- Chinese property developer Evergrande has filed for Chapter 15 bankruptcy protection in the U.S.
- China’s debt crisis, sparked by the property sector, is making investors uneasy that the world’s second-largest economy is faltering
- The Hang Seng Index is in a bear market, and large Chinese company stocks have fallen across the board
Is China about to have its ‘Lehman’ moment? After Chinese property developer Evergrande filed for bankruptcy protection in the U.S., that’s been the question some have whispered. The country’s debt crisis that’s rumbled on for two years is coming to a head, with China’s shadow bank sector now defaulting on payments.
China has the second-biggest economy, which has prompted fears that an economic slowdown could spark another global recession. The Chinese government says it has things under control, even though outside of the debt crisis, the post-lockdown economic recovery hasn’t taken off. Here’s the latest.
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What’s happening with Evergrande?
Last week, Evergrande filed for protection in the U.S. under Chapter 15 of the bankruptcy code, which helps keep creditors at bay when a company is restructuring. Evergrande’s debt is held mainly by Western investors, hence filing in Manhattan.
It’s been at the center of the Chinese property sector’s debt crisis, which first unfolded in 2021 and has reared its head again this summer. Nearly two years ago, Evergrande defaulted on making interest payments on bonds, which sparked a set of failures across the Chinese property sector.
Companies accounting for roughly 40% of China’s home sales have now defaulted on debt since the crisis first unfolded. This has led to unfinished homes and ‘ghost cities’, supply chain disruptions and institutional investors out of pocket.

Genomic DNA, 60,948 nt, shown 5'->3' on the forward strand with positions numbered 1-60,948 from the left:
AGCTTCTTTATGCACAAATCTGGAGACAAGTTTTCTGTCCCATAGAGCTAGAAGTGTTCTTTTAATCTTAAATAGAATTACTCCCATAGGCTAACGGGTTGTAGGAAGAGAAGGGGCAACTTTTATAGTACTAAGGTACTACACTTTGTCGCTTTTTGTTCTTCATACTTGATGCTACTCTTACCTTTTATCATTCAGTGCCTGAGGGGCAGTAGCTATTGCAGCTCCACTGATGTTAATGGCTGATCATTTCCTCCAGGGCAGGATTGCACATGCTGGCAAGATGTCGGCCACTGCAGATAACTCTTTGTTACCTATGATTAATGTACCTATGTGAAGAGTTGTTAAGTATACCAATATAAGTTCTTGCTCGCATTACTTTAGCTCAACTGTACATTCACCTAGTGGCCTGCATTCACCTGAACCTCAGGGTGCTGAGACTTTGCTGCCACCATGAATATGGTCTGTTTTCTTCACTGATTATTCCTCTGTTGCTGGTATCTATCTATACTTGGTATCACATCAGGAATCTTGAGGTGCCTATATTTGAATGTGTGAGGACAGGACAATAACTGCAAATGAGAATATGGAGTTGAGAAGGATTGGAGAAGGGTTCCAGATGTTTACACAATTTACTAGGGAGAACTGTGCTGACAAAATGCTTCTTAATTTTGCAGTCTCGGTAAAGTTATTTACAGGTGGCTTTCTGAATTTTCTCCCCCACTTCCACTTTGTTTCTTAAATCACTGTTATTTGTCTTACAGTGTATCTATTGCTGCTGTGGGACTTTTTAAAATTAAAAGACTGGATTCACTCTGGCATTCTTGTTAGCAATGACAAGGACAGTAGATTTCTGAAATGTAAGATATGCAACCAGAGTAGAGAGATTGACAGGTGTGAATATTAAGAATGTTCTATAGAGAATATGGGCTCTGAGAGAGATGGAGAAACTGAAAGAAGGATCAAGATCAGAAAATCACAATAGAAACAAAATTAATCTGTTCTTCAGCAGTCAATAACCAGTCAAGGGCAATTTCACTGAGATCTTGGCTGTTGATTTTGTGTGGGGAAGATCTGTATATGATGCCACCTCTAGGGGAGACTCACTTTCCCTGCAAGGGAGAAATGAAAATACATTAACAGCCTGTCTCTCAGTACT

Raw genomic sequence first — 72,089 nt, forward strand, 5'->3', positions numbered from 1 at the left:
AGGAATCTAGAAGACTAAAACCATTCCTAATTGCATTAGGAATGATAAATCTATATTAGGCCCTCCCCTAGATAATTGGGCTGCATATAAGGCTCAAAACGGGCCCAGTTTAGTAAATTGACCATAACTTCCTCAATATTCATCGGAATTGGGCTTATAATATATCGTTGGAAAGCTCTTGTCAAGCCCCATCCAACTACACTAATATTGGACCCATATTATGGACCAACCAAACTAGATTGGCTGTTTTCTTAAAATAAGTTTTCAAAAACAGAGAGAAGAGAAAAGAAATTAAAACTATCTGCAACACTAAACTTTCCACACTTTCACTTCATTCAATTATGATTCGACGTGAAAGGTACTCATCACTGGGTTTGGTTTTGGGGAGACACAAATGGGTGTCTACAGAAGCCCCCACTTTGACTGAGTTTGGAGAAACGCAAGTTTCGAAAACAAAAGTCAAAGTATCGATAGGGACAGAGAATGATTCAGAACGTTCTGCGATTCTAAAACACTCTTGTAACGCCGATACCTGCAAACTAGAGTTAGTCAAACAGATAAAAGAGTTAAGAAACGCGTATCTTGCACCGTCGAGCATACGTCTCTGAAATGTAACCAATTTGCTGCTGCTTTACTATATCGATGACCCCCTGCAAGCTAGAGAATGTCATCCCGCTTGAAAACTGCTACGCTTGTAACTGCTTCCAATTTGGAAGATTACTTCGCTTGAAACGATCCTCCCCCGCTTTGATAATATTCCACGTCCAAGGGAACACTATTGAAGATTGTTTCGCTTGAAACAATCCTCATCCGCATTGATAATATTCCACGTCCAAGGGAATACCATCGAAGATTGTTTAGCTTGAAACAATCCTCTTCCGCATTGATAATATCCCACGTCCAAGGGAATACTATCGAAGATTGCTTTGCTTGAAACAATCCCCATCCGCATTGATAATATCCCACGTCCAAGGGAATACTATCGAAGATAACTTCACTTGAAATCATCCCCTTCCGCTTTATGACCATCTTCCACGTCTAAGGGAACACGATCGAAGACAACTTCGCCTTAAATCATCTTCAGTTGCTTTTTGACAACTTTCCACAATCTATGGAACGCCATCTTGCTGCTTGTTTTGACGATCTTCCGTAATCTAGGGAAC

Evergrande’s board has tried to reassure everyone the company is peachy. “The application is a normal procedure for the offshore debt restructuring and does not involve bankruptcy petition”, the statement said.
It’s not the only property developer struggling this week. China’s Country Garden Holdings is looking to restructure its bond repayments totaling $535 million over three years to stave off financial trouble.
Can Evergrande’s EV business help?
Evergrande isn’t just known for being a real estate developer – it’s also an EV car maker, and the division has suffered due to the ongoing turmoil in the company’s real estate business.
Last week, Evergrande confirmed its EV arm, China Evergrande New Energy Vehicle Group (NEV), was issuing new shares to specific subscribers to ease the company’s substantial debt burden. The 5.44 billion new shares will be priced at HK $3.84 per share for a total of HK $20.89 billion (US $2.67 billion).
NEV has also agreed to issue 6.18 billion new shares to the U.S.-listed NWTN, a Dubai mobility firm, for around $500 million. The business has taken out an interest-free loan of 600 million yuan (US $82.6 million) from NWTN, who will hold around a 27.5% stake in NEV going forward.